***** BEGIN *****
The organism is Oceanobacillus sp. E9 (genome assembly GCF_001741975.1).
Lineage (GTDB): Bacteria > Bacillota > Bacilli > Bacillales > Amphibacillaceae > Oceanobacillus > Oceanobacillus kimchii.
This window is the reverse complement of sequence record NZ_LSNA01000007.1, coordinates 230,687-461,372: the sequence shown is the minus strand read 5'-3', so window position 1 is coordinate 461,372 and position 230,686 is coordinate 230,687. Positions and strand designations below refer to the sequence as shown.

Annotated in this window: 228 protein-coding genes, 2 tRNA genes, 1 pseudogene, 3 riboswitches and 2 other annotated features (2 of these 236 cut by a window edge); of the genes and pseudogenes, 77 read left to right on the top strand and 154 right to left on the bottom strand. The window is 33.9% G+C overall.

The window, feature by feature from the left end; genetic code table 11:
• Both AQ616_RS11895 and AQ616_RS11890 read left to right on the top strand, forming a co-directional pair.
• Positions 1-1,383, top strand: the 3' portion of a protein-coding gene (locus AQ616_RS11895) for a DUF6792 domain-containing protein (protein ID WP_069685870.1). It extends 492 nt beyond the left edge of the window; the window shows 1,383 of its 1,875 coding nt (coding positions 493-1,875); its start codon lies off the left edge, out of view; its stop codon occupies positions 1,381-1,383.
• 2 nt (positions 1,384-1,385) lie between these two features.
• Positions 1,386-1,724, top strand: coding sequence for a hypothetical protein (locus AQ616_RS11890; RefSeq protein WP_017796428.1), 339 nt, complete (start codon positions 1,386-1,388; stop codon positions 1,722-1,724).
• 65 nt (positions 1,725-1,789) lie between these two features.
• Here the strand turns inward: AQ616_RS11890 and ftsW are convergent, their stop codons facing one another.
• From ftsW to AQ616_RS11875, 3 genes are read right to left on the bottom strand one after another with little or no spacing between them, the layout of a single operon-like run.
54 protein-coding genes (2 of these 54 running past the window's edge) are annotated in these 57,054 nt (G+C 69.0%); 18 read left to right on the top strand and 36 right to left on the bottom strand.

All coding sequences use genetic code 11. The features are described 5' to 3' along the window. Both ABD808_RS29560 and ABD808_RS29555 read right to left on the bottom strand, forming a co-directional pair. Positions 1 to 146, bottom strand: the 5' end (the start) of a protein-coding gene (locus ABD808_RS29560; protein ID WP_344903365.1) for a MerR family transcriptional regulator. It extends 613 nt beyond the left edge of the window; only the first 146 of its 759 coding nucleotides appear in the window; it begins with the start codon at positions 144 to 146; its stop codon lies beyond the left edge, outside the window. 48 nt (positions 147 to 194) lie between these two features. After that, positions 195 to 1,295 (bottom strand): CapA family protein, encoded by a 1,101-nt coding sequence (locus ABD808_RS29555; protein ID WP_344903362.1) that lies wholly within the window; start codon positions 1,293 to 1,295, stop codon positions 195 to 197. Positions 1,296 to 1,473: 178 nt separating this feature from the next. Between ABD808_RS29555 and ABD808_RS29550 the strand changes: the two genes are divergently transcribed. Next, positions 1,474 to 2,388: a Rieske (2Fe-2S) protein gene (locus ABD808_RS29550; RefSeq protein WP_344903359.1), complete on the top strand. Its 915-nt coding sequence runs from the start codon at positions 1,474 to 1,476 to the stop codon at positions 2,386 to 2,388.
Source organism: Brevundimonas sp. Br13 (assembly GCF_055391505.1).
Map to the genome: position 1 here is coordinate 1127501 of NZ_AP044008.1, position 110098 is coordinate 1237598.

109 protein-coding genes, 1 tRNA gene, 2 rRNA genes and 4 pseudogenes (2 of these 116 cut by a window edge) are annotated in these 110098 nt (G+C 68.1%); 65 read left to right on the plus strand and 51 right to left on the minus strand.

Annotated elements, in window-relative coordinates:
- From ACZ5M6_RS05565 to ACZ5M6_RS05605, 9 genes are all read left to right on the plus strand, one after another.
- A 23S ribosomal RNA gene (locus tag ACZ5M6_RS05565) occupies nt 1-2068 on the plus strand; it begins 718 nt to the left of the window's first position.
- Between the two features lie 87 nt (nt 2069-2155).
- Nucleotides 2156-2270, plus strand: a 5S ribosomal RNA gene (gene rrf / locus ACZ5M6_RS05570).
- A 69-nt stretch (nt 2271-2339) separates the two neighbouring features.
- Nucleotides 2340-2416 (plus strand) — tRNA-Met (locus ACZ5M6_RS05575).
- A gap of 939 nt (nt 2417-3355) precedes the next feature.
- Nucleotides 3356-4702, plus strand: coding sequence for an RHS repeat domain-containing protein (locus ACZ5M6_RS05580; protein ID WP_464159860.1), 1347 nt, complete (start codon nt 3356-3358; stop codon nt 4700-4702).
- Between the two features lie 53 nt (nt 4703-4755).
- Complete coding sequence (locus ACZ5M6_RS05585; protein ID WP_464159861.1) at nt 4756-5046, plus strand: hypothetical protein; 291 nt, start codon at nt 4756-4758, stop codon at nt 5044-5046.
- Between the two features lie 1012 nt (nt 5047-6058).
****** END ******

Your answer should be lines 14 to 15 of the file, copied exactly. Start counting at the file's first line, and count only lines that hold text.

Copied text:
All coding sequences use genetic code 11. The features are described 5' to 3' along the window. Both ABD808_RS29560 and ABD808_RS29555 read right to left on the bottom strand, forming a co-directional pair. Positions 1 to 146, bottom strand: the 5' end (the start) of a protein-coding gene (locus ABD808_RS29560; protein ID WP_344903365.1) for a MerR family transcriptional regulator. It extends 613 nt beyond the left edge of the window; only the first 146 of its 759 coding nucleotides appear in the window; it begins with the start codon at positions 144 to 146; its stop codon lies beyond the left edge, outside the window. 48 nt (positions 147 to 194) lie between these two features. After that, positions 195 to 1,295 (bottom strand): CapA family protein, encoded by a 1,101-nt coding sequence (locus ABD808_RS29555; protein ID WP_344903362.1) that lies wholly within the window; start codon positions 1,293 to 1,295, stop codon positions 195 to 197. Positions 1,296 to 1,473: 178 nt separating this feature from the next. Between ABD808_RS29555 and ABD808_RS29550 the strand changes: the two genes are divergently transcribed. Next, positions 1,474 to 2,388: a Rieske (2Fe-2S) protein gene (locus ABD808_RS29550; RefSeq protein WP_344903359.1), complete on the top strand. Its 915-nt coding sequence runs from the start codon at positions 1,474 to 1,476 to the stop codon at positions 2,386 to 2,388.
Source organism: Brevundimonas sp. Br13 (assembly GCF_055391505.1).